The purpose of your stay will determine which of these visas you’ll apply for.
To help you get started, we’re taking a look at the main visa categories South Africa offers. We’ll also give you links to more detailed information one each visa.
Let’s get to it.
There are four work visas provided for by the South African Immigration Act:
- General work visa: You need a formal job offer to apply and your future employer must be able to prove that they could not find a suitable South African resident or citizen to fill the position.
- Critical skills work visa: Here you do not need a job offer to apply for the visa. You’ll have 12 months to find a job after your visa has been issued.
- Intra-company transfer work visa: This visa is to transfer employees from an overseas company to a South African branch, affiliate or subsidiary.
- Corporate visa: The application process starts with a corporate who wants to employ a large number of employees for an extended period of time.
More on South African work visas.
Spousal and life partner visas
Spousal and life partner visas are for husbands, wives and life partners of South African residents or permanent residents. This includes same-sex marriages or life partnerships, as these are legal in South Africa.
Those on temporary visas will be allowed to work, study or do business with an endorsement. Permanent residents are free to do any of these – no endorsements are required.
More on life partner and spousal visas.
Relatives visas for immediate family members of South African residents or citizens. ‘Immediate’ family includes both first-kin and second-kin family members:
- First-kin: Husband, wife, children, parents.
- Second-kin: Brothers, sisters.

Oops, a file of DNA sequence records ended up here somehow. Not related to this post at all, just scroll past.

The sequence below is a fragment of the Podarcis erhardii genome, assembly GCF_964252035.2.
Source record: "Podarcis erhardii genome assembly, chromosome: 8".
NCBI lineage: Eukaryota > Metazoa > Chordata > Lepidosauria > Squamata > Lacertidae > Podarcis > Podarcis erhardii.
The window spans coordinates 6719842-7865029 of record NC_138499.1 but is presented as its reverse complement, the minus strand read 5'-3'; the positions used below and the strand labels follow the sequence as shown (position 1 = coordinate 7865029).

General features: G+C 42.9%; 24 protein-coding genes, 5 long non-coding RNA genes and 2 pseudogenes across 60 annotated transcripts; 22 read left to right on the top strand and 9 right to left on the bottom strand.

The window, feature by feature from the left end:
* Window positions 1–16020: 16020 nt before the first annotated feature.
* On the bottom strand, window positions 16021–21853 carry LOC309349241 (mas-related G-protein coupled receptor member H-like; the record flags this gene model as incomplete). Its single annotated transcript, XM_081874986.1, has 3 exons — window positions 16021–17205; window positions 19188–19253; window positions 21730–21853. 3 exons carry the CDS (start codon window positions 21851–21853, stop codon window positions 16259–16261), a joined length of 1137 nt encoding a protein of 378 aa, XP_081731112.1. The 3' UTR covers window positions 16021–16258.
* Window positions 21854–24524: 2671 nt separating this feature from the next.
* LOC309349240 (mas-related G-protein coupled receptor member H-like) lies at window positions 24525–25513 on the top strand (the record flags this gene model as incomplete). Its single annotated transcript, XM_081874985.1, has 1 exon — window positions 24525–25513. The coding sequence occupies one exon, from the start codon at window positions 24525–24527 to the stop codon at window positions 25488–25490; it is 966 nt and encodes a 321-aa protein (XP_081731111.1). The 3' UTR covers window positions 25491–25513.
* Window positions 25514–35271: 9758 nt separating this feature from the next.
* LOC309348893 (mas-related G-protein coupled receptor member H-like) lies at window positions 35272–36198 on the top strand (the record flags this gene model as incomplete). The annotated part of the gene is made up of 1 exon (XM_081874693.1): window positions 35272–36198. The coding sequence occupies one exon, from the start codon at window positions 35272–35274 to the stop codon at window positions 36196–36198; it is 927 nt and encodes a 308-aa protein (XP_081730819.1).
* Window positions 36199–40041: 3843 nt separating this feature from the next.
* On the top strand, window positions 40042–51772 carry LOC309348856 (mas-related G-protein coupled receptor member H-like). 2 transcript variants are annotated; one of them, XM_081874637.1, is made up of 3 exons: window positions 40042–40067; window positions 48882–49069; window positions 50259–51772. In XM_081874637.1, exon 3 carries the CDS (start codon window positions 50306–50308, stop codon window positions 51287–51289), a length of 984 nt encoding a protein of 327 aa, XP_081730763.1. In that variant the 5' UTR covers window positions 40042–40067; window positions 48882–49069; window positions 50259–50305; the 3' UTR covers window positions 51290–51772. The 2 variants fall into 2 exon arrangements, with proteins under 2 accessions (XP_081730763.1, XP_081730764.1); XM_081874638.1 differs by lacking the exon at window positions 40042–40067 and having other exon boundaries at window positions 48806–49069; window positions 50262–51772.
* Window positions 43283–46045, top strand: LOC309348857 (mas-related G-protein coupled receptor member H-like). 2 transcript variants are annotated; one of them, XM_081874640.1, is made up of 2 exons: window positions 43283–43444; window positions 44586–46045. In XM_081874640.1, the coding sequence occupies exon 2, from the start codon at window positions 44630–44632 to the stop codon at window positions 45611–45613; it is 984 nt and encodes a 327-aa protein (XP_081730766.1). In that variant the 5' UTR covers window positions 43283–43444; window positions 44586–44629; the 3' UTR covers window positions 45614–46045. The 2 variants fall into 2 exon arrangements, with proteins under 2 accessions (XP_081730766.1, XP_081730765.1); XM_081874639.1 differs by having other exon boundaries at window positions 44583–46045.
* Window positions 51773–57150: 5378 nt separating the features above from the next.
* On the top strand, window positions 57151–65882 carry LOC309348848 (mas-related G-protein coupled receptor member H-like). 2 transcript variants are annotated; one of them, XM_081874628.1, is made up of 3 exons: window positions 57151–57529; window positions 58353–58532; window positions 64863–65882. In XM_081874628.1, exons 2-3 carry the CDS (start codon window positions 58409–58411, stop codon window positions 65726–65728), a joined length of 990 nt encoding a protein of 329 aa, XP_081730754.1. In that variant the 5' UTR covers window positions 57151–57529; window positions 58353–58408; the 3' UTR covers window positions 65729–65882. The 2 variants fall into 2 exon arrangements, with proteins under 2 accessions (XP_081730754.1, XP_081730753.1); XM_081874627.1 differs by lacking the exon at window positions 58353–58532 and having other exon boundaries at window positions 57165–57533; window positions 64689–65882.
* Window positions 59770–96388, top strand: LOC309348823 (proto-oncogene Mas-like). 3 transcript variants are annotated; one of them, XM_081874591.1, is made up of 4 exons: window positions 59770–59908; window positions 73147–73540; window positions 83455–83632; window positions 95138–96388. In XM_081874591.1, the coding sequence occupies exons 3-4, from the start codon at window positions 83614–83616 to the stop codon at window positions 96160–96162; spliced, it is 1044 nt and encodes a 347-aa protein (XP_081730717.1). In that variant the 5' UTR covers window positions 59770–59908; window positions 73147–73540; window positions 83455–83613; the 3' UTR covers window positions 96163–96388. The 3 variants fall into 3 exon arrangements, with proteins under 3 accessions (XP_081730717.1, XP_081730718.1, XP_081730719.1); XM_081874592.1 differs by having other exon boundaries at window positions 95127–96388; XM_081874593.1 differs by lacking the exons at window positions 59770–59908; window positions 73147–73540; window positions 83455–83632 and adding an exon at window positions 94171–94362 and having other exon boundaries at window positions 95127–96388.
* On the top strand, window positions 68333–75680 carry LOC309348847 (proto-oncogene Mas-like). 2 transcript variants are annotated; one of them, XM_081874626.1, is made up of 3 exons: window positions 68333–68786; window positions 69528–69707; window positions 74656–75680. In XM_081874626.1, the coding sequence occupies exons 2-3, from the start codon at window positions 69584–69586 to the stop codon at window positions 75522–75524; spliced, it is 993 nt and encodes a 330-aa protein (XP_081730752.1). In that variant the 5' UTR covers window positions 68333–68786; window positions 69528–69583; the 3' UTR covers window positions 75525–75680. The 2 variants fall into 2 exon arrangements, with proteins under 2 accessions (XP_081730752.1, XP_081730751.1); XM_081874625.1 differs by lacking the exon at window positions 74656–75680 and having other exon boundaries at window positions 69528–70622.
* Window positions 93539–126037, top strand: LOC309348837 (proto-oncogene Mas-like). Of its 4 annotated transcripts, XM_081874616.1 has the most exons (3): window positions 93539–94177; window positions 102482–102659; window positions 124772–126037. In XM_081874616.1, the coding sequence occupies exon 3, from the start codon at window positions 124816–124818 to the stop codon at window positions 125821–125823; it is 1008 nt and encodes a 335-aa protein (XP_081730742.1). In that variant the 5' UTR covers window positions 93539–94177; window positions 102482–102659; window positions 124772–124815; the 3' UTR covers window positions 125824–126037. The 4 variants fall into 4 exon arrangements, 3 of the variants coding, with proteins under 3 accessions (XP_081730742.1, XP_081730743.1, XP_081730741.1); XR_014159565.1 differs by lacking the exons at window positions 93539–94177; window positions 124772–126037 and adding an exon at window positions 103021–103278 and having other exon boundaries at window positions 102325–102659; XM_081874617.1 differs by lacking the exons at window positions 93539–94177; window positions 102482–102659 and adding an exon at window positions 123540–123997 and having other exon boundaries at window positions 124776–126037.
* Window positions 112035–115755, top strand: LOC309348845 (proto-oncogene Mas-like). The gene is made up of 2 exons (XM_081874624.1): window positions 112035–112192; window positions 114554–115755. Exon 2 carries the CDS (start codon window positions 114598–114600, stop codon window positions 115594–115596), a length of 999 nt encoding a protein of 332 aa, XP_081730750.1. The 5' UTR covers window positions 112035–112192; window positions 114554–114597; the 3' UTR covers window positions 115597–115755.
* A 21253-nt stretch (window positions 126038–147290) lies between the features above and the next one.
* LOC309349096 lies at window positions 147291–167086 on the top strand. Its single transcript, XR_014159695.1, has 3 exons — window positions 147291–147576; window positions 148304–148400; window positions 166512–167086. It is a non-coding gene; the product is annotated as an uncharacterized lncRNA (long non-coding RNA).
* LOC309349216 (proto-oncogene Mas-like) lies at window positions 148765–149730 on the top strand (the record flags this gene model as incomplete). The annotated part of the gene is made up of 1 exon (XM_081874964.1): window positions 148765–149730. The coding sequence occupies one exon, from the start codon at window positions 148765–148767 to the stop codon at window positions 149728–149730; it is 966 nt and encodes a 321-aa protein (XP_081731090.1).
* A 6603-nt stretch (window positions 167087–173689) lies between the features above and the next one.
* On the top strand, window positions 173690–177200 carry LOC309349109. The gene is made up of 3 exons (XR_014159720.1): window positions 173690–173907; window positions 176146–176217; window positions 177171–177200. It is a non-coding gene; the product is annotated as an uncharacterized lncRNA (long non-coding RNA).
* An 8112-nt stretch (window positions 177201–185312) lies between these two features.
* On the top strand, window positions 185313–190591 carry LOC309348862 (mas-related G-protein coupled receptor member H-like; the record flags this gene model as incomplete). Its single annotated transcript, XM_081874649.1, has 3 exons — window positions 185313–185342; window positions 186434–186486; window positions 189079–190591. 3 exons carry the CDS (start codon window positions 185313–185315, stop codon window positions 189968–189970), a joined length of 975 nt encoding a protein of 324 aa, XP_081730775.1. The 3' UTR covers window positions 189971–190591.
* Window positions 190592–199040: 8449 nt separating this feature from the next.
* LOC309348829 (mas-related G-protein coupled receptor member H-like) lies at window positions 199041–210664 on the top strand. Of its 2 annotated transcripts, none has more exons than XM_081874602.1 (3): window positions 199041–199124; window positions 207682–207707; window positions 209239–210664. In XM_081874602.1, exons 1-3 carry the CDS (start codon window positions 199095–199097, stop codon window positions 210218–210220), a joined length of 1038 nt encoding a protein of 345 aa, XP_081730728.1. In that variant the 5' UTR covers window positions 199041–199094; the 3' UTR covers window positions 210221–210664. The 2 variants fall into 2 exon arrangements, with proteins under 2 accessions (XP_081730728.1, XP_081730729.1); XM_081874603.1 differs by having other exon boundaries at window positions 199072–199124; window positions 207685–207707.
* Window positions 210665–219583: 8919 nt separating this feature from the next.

More on relatives visas.
There are two categories of study visas:
- Study visas for dependent children of school-going age.
- Study visas for foreign students who’d like to undertake tertiary education in South Africa at a learning institution approved by the Department of Higher Education and Training. Also important is that it must be a full-time course, unfortunately part-time courses do not cut it.
More on study visas.
A business visa allows you to start a business in South Africa, to buy a business in South Africa or to part-own a business in South Africa.
You’ll need to invest R5 million and commit to at least 60% of your workforce being South African residents or citizens.
More on business visas.
Retired visas enables you to stay in South Africa for extended periods of time. You don’t have to be a certain age when you apply, but you must be able to prove that you can support yourself financially for the duration of your visa.
More on retired visas here.
Financially independent permit
This is not a permit that’s often discussed but it could be a good option if you’d like permanent residency straight away. This of course also means that you’ll be free to work, study or start a business, as you’ll have nearly all the same rights and privileges as a South African citizen.
You need to know, however, that you must be able to show a net wealth of R12 million. On top of this, you’ll have to pay the Department of Home Affairs R120 000 should the Department approve and issue your permit.
More about the financially independent permit.
Want to further discuss the types of South African visas and find out which one is best for you?
If you’d like to discuss your visa options , we invite you to call us and have an immigration assessment done. It only takes a couple of minutes and is done free of charge. At the end of it, you’ll have clarity about your situation and know if you qualify to emigrate to South Africa.
You can book an assessment online or give us a call on either +27 (0) 21 424 2460 or +27 (0) 11 234 4275 to speak to a consultant.